With Lifted Eyes and Lifted Hands: A Prayer for Harvest

#FmfpartyFive-Minute-Friday-4

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Say not ye, There are yet four months, and then cometh harvest? behold, I say unto you, Lift up your eyes, and look on the fields; for they are white already to harvest (John 4:35).

I’m lifting up my eyes, I’m seeing the fields.

But I don’t see a lot of said white. Lord, give me your eyes.

Because what I see…

I see Hindus bowing to golden idols created by skilled craftsman.

I see Muslims faithfully answering the call to prayer.

I see Buddhists running fast fingers along brown beads, lisping secret prayers.

I see broken people torn apart by the sins of their own hands, and, some by the hands of others.

I don’t see hope. I don’t see harvest.

Give me your eyes. Let me see it.

I’ve gone. I’m here. I’m ready to harvest. The reaping day seems afar off, but I trust it’s here as You have said it is.

I’m lifting my eyes. Lord, make them like yours.

I’m lifting my hands, Oh, God, put them to work. Let me harvest something, anything, for You and I’ll be sure to give you all the praise for letting me see the ripe fruit, gather it, and give it back to You.”

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And he that reapeth receiveth wages, and gathereth fruit unto life eternal: that both he that soweth and he that reapeth may rejoice together (John 4:36).

Rejoice with me!
Tell me about the harvest on the horizon or the harvest at hand in the comment section below!

10 Comments

  1. Amen, Amber. Good work!

    One thing – Buddhism isn’t a religion per se; it’s more of a way to approach one’s own faith. Gautama Buddha was a Hindu, as were virtually all of the early Buddhists. But when Buddhism spread to China and thence to Japan, it pulled in Taoists and the followers of Shinto…and, eventually, Christians (the Portuguese brought Christianity to Japan in the 1500s…and the faith was ironically centered in Nagasaki).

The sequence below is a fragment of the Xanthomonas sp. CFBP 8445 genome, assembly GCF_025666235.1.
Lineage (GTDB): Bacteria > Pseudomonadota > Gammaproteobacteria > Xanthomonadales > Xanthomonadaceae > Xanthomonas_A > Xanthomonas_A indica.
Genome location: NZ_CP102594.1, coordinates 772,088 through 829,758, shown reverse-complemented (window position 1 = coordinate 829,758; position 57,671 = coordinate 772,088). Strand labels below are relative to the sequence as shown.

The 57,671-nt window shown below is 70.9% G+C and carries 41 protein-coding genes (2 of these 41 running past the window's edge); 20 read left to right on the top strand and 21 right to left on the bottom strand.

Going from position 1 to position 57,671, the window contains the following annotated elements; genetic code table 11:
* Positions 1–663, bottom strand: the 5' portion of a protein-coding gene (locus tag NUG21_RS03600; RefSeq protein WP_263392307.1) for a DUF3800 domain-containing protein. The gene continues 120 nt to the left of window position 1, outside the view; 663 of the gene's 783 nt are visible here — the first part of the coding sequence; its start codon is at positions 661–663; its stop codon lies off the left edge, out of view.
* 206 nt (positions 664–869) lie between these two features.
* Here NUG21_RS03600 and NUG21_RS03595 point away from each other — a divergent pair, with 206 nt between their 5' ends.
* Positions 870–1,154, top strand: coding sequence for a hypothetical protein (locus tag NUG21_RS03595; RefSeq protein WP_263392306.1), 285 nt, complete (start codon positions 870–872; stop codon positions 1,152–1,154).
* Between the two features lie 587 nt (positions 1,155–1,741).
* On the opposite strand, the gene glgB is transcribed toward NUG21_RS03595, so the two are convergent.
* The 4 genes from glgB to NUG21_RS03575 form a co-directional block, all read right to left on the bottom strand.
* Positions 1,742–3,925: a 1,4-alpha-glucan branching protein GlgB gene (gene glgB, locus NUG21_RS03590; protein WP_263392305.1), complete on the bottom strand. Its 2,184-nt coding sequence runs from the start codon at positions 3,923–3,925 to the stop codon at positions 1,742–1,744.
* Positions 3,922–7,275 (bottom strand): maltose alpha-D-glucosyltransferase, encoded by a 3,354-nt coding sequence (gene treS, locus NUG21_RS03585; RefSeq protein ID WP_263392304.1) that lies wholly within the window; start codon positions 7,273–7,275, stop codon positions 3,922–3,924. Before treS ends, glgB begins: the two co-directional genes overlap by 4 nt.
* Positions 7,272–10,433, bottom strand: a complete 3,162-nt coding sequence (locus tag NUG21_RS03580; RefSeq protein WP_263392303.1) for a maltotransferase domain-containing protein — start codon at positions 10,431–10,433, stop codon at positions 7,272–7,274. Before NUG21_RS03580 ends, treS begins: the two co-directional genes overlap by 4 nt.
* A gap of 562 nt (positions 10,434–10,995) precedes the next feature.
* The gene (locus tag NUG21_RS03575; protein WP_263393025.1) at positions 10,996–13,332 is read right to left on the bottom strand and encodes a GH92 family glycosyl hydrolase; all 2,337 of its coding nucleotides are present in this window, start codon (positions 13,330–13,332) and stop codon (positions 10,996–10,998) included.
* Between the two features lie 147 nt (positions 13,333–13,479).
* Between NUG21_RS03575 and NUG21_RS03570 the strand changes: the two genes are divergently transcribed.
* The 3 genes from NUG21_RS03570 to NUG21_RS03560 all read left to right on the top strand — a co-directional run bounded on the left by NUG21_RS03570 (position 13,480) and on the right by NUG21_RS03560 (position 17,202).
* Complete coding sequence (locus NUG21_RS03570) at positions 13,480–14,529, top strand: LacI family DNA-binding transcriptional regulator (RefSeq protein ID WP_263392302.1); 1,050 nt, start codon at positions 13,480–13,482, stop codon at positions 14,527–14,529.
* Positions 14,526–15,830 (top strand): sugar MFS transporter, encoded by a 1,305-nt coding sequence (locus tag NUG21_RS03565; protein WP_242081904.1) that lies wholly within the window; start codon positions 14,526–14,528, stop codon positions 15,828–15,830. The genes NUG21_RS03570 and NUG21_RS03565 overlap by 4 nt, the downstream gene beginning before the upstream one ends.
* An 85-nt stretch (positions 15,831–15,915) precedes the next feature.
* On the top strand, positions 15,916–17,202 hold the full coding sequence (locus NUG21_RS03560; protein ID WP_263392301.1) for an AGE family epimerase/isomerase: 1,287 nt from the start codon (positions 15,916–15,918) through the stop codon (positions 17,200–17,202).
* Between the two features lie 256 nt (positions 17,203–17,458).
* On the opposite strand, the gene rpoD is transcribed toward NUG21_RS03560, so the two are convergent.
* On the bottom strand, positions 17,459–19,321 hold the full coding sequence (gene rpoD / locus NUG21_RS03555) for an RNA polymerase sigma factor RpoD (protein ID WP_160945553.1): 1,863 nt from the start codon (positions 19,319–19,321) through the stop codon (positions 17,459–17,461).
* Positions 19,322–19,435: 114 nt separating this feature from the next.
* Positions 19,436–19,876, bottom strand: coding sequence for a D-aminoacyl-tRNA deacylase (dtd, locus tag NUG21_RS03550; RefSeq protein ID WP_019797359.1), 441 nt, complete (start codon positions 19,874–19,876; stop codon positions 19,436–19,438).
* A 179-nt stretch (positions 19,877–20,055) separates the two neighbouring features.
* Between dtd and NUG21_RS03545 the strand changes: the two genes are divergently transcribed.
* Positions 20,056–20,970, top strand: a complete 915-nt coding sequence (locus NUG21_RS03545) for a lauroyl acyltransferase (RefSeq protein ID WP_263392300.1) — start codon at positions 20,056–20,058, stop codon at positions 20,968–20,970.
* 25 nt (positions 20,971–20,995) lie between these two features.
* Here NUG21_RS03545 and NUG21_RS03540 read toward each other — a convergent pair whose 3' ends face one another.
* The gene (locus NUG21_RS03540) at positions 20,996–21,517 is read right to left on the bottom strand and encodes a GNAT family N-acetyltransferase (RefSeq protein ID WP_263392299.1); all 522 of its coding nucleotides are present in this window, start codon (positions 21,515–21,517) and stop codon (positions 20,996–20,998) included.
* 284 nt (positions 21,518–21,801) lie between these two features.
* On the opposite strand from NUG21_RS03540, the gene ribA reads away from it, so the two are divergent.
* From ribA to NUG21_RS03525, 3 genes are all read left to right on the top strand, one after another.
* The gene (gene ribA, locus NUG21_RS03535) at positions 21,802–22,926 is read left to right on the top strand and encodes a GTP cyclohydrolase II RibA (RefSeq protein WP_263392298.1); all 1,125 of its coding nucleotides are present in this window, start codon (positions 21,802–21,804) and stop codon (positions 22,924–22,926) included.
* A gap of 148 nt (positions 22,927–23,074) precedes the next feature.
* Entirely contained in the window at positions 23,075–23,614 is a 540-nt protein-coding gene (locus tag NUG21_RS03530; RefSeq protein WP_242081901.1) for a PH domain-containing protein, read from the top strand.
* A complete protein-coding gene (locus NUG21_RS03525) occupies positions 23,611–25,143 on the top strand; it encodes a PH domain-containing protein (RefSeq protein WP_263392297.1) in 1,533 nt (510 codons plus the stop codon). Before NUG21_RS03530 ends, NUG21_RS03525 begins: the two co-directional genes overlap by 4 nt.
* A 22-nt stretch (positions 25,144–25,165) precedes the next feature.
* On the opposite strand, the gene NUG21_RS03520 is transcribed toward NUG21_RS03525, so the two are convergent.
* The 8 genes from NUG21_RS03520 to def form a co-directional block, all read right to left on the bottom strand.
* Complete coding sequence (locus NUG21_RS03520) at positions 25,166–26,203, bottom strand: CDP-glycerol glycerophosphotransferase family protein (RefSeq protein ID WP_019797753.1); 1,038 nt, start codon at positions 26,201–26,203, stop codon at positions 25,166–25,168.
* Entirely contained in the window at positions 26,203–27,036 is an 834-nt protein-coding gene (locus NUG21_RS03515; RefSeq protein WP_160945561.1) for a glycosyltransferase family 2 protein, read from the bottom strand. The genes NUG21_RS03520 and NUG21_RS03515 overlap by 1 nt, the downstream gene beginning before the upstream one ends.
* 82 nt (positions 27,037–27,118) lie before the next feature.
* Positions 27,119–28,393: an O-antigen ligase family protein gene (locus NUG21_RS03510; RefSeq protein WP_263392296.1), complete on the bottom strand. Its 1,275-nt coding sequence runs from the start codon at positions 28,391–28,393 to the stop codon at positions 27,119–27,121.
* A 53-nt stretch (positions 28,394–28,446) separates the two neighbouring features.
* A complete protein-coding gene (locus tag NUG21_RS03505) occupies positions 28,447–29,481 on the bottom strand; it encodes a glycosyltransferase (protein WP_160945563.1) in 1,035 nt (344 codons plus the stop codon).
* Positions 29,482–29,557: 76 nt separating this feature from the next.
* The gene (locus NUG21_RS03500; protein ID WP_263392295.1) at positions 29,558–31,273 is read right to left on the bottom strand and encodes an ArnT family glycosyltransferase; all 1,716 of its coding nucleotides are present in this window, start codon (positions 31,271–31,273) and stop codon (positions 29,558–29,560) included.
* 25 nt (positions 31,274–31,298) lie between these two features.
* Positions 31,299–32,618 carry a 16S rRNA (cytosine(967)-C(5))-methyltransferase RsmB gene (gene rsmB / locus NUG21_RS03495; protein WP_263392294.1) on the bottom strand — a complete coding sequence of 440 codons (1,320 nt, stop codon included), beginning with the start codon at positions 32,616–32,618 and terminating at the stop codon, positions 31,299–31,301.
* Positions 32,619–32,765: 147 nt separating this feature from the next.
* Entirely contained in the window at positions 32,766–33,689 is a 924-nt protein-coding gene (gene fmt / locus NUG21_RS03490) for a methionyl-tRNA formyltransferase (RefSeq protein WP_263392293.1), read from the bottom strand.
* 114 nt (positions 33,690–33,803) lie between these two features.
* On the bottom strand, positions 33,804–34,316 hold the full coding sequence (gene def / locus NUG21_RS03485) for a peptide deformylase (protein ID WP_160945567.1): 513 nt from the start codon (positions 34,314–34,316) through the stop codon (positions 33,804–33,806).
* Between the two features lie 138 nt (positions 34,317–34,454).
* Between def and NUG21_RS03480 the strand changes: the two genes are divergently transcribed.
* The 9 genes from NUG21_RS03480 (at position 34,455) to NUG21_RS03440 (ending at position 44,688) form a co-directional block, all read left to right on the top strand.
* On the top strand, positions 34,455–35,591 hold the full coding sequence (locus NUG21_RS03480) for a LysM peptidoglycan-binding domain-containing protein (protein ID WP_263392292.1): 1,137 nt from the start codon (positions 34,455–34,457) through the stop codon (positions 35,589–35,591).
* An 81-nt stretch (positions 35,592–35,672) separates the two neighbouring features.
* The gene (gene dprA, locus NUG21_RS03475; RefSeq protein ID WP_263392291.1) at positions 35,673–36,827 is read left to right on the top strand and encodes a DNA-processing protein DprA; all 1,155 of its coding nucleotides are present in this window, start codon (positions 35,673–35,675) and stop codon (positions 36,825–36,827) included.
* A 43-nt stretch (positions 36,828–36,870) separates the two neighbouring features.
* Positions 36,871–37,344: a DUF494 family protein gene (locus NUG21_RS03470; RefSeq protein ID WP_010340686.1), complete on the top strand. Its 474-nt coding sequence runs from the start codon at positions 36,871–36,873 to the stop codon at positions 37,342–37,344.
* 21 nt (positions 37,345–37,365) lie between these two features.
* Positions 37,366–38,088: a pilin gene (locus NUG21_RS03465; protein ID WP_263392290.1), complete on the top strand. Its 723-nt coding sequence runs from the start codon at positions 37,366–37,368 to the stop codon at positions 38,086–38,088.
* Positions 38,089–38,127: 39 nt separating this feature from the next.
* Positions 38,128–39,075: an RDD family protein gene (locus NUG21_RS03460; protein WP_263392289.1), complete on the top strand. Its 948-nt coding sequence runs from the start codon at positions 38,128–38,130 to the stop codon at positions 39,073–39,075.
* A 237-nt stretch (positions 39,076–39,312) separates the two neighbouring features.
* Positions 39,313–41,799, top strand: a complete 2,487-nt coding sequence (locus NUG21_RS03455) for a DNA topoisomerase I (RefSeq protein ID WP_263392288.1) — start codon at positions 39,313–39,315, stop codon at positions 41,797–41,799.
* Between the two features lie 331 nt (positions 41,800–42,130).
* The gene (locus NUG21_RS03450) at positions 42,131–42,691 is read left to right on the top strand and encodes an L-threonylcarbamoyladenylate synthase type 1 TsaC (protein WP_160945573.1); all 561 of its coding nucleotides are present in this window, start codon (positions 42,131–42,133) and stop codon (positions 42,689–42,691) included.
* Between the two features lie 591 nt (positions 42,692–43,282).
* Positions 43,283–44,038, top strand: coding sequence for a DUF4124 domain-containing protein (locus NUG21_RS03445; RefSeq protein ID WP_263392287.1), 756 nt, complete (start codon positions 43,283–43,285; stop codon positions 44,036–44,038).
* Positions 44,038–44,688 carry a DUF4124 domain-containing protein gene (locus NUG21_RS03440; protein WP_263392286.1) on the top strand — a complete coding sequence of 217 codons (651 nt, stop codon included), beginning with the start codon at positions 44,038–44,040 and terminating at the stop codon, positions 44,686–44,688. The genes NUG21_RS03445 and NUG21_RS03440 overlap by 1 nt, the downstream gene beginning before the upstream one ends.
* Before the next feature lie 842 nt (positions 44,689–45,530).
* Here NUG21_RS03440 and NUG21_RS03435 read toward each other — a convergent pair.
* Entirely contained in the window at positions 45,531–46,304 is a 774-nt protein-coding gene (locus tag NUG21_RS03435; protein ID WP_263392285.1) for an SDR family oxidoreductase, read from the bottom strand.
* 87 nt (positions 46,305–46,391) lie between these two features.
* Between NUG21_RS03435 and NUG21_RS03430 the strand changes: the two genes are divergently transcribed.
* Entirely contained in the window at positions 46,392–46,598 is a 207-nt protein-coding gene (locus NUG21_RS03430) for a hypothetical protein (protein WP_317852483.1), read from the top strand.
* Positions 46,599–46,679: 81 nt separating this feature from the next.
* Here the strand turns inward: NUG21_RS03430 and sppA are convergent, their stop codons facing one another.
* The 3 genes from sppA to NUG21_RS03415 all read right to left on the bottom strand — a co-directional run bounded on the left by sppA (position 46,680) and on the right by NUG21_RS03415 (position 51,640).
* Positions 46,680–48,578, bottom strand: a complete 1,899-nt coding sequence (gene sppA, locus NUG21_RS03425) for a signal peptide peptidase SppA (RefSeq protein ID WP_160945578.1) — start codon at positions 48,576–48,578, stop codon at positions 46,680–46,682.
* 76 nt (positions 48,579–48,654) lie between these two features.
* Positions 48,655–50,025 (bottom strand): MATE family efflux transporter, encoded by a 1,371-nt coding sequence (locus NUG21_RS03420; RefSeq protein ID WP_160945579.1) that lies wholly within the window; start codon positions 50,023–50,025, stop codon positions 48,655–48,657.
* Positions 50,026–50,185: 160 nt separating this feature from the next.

Buddha was not a god, and to worship him as one is completely wrong. He is an example of a man who achieved enlightenment, yes, but that is decidedly NOT either transcendence or transfiguration.

    I speak from personal experience; though a Christian, I am also a Soto Zen Buddhist. There is no contradiction; Buddhism is merely the vehicle (and that is a traditional term) that carries me closer to Christ.

    Indeed, the Dalai Lama was once asked by an American how one could be a good Buddhist…and he replied, “Just be the best Christian you can be.”

    #2 at FMF this week.

    http://blessed-are-the-pure-of-heart.blogspot.com/2016/08/your-dying-spouse-192-ki-to-lift-fmf.html

    • I understand and your perspective and appreciate your input. As someone who lives in a country with heavy Buddhist influence, my perspective is very different. I do not believe there is salvation apart from forgiveness of sins in Christ alone, and I am yet to meet a Buddhist that professes Christ. Well until now, anyway! God bless.

      • Interestingly, there were Christian Samurai in feudal Japan, and Christian Daimyo.

        I suspect that you’ll find most ‘Christian Buddhists’ in the west, among those who have become disaffected with things like the prosperity gospel, and who realized that they needed to find a mind/body interaction, through meditation, that would bring them to the throne of the Almighty. I know that’s how it works for me; I tend to be an extreme Type A-Alpha, and Zen practice clears my ego out of the way, so to speak, so that I can hear the still, small voice.

  2. Pingback: Encouraged and Empowered by Hospitality - Amber Taube

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